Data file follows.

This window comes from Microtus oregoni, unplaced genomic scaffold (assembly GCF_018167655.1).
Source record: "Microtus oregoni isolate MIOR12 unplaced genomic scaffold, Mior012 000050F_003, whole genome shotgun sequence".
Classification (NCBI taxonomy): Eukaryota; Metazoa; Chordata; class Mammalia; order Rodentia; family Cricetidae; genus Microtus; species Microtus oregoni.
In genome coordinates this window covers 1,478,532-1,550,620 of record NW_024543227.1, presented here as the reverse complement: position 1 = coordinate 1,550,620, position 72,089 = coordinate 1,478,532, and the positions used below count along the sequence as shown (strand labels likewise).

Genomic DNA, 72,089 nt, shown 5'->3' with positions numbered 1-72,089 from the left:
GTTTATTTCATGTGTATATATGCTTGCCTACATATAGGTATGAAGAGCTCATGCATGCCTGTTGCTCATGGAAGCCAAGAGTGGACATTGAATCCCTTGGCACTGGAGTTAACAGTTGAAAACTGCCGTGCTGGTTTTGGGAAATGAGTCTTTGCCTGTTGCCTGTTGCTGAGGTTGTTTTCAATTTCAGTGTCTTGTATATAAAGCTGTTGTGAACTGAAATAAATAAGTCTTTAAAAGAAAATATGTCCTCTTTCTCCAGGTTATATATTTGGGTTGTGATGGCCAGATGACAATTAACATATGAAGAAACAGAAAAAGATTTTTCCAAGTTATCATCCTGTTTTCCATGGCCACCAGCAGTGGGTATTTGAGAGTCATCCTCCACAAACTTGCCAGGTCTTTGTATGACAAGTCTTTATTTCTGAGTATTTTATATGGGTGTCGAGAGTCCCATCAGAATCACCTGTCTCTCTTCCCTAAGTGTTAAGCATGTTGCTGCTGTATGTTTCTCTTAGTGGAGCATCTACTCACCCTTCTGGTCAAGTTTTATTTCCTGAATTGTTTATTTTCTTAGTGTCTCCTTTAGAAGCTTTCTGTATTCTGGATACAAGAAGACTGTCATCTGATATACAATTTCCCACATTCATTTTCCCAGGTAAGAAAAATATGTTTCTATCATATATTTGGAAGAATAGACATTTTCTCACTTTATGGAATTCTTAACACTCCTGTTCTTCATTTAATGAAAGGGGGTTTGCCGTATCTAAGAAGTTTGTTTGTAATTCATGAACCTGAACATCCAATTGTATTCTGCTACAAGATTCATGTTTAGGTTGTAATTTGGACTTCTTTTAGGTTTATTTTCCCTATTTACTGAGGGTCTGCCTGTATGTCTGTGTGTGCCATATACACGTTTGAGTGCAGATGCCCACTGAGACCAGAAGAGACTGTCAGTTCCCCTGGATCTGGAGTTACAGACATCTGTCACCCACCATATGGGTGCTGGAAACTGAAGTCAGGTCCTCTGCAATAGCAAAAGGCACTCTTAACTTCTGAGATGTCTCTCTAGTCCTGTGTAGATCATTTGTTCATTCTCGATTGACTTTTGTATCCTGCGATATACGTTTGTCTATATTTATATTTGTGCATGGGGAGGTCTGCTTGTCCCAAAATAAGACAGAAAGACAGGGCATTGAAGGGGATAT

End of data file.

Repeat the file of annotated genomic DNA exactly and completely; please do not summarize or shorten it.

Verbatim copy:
This window comes from Microtus oregoni, unplaced genomic scaffold (assembly GCF_018167655.1).
Source record: "Microtus oregoni isolate MIOR12 unplaced genomic scaffold, Mior012 000050F_003, whole genome shotgun sequence".
Classification (NCBI taxonomy): Eukaryota; Metazoa; Chordata; class Mammalia; order Rodentia; family Cricetidae; genus Microtus; species Microtus oregoni.
In genome coordinates this window covers 1,478,532-1,550,620 of record NW_024543227.1, presented here as the reverse complement: position 1 = coordinate 1,550,620, position 72,089 = coordinate 1,478,532, and the positions used below count along the sequence as shown (strand labels likewise).

Genomic DNA, 72,089 nt, shown 5'->3' with positions numbered 1-72,089 from the left:
GTTTATTTCATGTGTATATATGCTTGCCTACATATAGGTATGAAGAGCTCATGCATGCCTGTTGCTCATGGAAGCCAAGAGTGGACATTGAATCCCTTGGCACTGGAGTTAACAGTTGAAAACTGCCGTGCTGGTTTTGGGAAATGAGTCTTTGCCTGTTGCCTGTTGCTGAGGTTGTTTTCAATTTCAGTGTCTTGTATATAAAGCTGTTGTGAACTGAAATAAATAAGTCTTTAAAAGAAAATATGTCCTCTTTCTCCAGGTTATATATTTGGGTTGTGATGGCCAGATGACAATTAACATATGAAGAAACAGAAAAAGATTTTTCCAAGTTATCATCCTGTTTTCCATGGCCACCAGCAGTGGGTATTTGAGAGTCATCCTCCACAAACTTGCCAGGTCTTTGTATGACAAGTCTTTATTTCTGAGTATTTTATATGGGTGTCGAGAGTCCCATCAGAATCACCTGTCTCTCTTCCCTAAGTGTTAAGCATGTTGCTGCTGTATGTTTCTCTTAGTGGAGCATCTACTCACCCTTCTGGTCAAGTTTTATTTCCTGAATTGTTTATTTTCTTAGTGTCTCCTTTAGAAGCTTTCTGTATTCTGGATACAAGAAGACTGTCATCTGATATACAATTTCCCACATTCATTTTCCCAGGTAAGAAAAATATGTTTCTATCATATATTTGGAAGAATAGACATTTTCTCACTTTATGGAATTCTTAACACTCCTGTTCTTCATTTAATGAAAGGGGGTTTGCCGTATCTAAGAAGTTTGTTTGTAATTCATGAACCTGAACATCCAATTGTATTCTGCTACAAGATTCATGTTTAGGTTGTAATTTGGACTTCTTTTAGGTTTATTTTCCCTATTTACTGAGGGTCTGCCTGTATGTCTGTGTGTGCCATATACACGTTTGAGTGCAGATGCCCACTGAGACCAGAAGAGACTGTCAGTTCCCCTGGATCTGGAGTTACAGACATCTGTCACCCACCATATGGGTGCTGGAAACTGAAGTCAGGTCCTCTGCAATAGCAAAAGGCACTCTTAACTTCTGAGATGTCTCTCTAGTCCTGTGTAGATCATTTGTTCATTCTCGATTGACTTTTGTATCCTGCGATATACGTTTGTCTATATTTATATTTGTGCATGGGGAGGTCTGCTTGTCCCAAAATAAGACAGAAAGACAGGGCATTGAAGGGGATAT